Sometimes it's a crime when an album gets released in the United Kingdom with no apparent timetable for its release into the wild stateside. It's especially baffling with the new Dizzee Rascal album. Sure, his last few albums, although critically praised, never really clicked with the mainstream American hip-hop listener. Garage was just a little too British to make it on your typical “Jammin’” station and that's why you never heard the Streets or Dizzee or Wiley in the States. However, Dizzee’s new album, Maths + English is the most “American” album he’s ever made and as a result, his most decisive album to date – I mean, in this day and age, is being called “American” an insult or praise? Whether you agree with this change in Dizzee’s sound or not, you have to admit that Dizzee deserves better in the U.S., and this album could give him just that.
I have to admit, I’ve listened to Dizzee Rascal’s first few albums and appreciated them for their innovation but never really fell in love with the discs. They were influential – supposedly “Fix Up, Look Sharp” prompted Jay-Z to record “99 Problems” – but something just never clicked with me. I always felt that Dizzee’s lyrical skills were actually not a great match for the clunky, angular Garage beats (the same might be said for Mike Skinner of the Streets too). Dizzee has a quick verbal wit that needs music with the same level of energy that his lyrics provide, and the closest he’s come to the match was his song with Basement Jaxx, “Lucky Star.” But beyond “Fix Up, Look Sharp,” “I Luv U,” and “Learn,” nothing ever felt right to me on his albums. This quandary has been solved on Maths + English, but it definitely pushes Dizzee more into the mainstream than Boy in Da Corner or Showtime ever did.
Any discussion of Maths + English has to start with “Pussy’ole (Old Skool).” The track itself doesn’t actually appear on the U.S. (currently download only) version of the album, probably thanks to the prominent sample of Rob Base and DJ E-Z Rock’s “It Takes Two,” but it really needs to be a part of the album. It, at the same time, pays tribute to old school hip-hop and expands it into Dizzee’s new world hip-hop and boy, do Dizzee even seem right and home in the confines of the song. Finally, we get a song that matches the lyrical intensity of Dizzee and a song that could appeal to pretty much anyone (except its lyrical content might keep it off the radio – but if David Banner can have a radio hit, anyone can).
Worry not, though, Dizzee has not abandoned his roots. The album officially opens with “World Outside,” which sounds the closest you might get to Dizzee performing with the Orb, like a dirtier version of “Little Fluffy Clouds." “Flex” is straight out of the Dizzee Rascal playbook, a straight up Garage dance gem while “Da Feelin’” has a very British pop feel to it, taking equal parts soul and dance n’ bass and producing an unique track. “Where’s Da G’s” starts much more like what people expect from Dizzee, with the garbage can beats and thick sequencer lines, but they slowly grow into an intricate trill and then, out of the blue, Bun B and Pimp C come in, transforming the song into a borderline hyphy piece.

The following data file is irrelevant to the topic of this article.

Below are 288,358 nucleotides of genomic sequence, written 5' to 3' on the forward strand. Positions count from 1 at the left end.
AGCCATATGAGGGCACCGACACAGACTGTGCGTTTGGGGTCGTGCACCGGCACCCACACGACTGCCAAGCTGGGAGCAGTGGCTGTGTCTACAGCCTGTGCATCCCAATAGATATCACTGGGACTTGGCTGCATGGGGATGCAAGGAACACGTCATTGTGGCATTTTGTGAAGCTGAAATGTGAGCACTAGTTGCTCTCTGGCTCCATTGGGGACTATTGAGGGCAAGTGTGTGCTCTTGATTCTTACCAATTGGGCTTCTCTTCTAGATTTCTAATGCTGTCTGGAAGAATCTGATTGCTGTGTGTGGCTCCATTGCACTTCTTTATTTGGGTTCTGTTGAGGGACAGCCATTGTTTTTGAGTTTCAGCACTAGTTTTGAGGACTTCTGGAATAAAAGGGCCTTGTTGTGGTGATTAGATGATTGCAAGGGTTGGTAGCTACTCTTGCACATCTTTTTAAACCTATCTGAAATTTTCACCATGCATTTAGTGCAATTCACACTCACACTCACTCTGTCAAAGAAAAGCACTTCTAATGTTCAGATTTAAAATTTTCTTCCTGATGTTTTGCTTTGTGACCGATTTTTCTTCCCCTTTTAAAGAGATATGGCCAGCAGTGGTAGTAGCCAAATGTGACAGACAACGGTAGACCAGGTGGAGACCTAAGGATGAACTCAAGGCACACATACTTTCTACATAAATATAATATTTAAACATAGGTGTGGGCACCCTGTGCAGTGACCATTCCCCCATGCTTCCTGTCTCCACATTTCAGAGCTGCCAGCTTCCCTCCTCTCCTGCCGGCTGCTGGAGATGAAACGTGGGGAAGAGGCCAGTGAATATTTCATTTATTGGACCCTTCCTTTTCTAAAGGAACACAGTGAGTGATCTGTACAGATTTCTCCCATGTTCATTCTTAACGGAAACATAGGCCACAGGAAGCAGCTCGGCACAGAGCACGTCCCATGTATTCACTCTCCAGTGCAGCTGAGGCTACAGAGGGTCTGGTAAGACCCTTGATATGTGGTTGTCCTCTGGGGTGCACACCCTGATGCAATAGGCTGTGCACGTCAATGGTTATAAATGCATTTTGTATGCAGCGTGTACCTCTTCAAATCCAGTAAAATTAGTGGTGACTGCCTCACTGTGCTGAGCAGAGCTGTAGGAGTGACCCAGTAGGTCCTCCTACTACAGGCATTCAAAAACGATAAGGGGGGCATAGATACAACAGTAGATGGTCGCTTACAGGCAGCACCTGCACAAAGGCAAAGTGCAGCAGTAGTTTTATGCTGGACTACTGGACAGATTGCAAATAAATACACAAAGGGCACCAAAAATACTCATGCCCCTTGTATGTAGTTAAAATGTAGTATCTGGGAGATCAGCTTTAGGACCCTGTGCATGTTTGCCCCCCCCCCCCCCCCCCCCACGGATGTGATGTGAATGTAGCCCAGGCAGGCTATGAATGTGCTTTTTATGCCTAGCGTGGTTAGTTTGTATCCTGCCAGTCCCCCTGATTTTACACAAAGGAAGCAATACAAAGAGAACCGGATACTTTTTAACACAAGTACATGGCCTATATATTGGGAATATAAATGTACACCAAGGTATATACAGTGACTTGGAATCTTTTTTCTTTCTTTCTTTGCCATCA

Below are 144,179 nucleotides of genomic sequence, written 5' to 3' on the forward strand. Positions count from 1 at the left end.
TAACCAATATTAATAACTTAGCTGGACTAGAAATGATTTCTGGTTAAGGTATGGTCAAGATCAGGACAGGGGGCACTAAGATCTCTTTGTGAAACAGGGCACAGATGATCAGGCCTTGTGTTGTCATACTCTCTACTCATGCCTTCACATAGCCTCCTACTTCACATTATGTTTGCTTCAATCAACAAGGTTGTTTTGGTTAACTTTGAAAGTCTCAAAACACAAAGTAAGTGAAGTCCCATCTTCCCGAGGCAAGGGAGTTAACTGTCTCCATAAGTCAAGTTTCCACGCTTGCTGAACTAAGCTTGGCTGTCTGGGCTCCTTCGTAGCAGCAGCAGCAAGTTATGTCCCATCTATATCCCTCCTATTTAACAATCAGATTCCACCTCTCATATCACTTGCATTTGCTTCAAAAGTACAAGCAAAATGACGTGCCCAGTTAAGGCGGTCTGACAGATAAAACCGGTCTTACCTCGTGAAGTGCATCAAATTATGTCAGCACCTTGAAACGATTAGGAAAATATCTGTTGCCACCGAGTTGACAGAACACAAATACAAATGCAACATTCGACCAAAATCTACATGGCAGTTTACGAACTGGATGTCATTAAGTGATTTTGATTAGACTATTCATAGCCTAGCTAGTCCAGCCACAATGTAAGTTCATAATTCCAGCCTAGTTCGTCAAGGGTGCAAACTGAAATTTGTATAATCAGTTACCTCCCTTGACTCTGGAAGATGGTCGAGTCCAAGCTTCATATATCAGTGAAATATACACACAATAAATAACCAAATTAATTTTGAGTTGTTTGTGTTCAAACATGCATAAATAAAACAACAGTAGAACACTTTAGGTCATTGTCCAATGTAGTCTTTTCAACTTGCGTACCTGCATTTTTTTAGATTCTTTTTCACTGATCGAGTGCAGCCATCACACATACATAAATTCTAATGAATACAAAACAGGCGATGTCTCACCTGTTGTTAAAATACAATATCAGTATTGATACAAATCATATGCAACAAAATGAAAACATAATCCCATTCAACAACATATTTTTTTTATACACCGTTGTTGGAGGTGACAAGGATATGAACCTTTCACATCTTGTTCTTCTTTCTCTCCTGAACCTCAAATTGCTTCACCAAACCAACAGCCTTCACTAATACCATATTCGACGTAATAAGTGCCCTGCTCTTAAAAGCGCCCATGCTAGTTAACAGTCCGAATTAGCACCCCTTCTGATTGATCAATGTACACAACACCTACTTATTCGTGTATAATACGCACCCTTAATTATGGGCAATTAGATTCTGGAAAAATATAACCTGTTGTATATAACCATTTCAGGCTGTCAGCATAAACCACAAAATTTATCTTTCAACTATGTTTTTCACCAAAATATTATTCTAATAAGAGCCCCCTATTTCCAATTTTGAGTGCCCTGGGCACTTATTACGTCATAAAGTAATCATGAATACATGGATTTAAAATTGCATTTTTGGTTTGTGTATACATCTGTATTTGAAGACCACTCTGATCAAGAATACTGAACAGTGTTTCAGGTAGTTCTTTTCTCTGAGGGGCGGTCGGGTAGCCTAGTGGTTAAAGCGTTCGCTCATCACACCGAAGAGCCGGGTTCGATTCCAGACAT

“Paranoid” has a classical melody that is mixed with a grimy rhythm that meshes perfectly to create a claustrophobic mood – exactly what Dizzee wants. “Wanna Be” is a throwback, with the playful female vocals taunting ”So you wanna be a gangster?/tell me just one thing/what do you know about being a hard man?/your mom buys your bling.” Zing! It sounds like it could have worked on any of Dizzee’s discs but carries a little more meat on its bones than songs like “Dream” from Showtime obviously share the same musical DNA.
The big beats of “Sirens” are a departure for Dizzee, with the beats much closer to Jay-Z or the RZA (an odd cross-pollination), but you realize that Dizzee’s skills run circles around most rappers (but to keep the UK spin, nothing like a video about fox-hunting where Dizzee is the fox.) You could argue that “Bubbles” is Dizzee’s first foray into a “krunk” sound, with the simple beat and deep synthesizer line that drives the track. What falls out of the track is that Dizzee is built for the sound, leaving most of the fly-by-night southern rappers in the dust (please send hate mail to Erik Gonzalez, 1600 Pennsylvania Ave, Washington DC). “Bubbles” is just dirty through and through, the perfect summer cruising song (of course, you’re hearing this from a guy who drives a VW Golf, not the ideal cruising car). “Temptation” has a healthy sample from the Arctic Monkeys (now there is a UK dream team) and Dizzee takes and wraps his lyrics around the Monkeys’ guitars and vocals like they were his own. The album closes on the downright aggressive “U Can’t Tell Me Nuffin’” that almost doesn’t fit on Maths + English with its jagged and hostile beat and lyrics – yet somehow it seems the best way for Dizzee to finish.
It's hard for me to find a lot to fault on Maths + English; it just cranks out solid songs from start to finish. It might have a few tracks that just don’t click, but they seem to just fade to the background instead of derailing the disc. The real question will be whether this album can give the same notoriety that Dizzee enjoys in the UK here in the States. If anyone deserves a break, it’s Dizzee and now that he’s put together his most polished and accessible disc to date, and you can’t help but root for him. In any case, if you’ve tried Dizzee Rascal before and just didn’t get it, here is your chance to be reacquainted.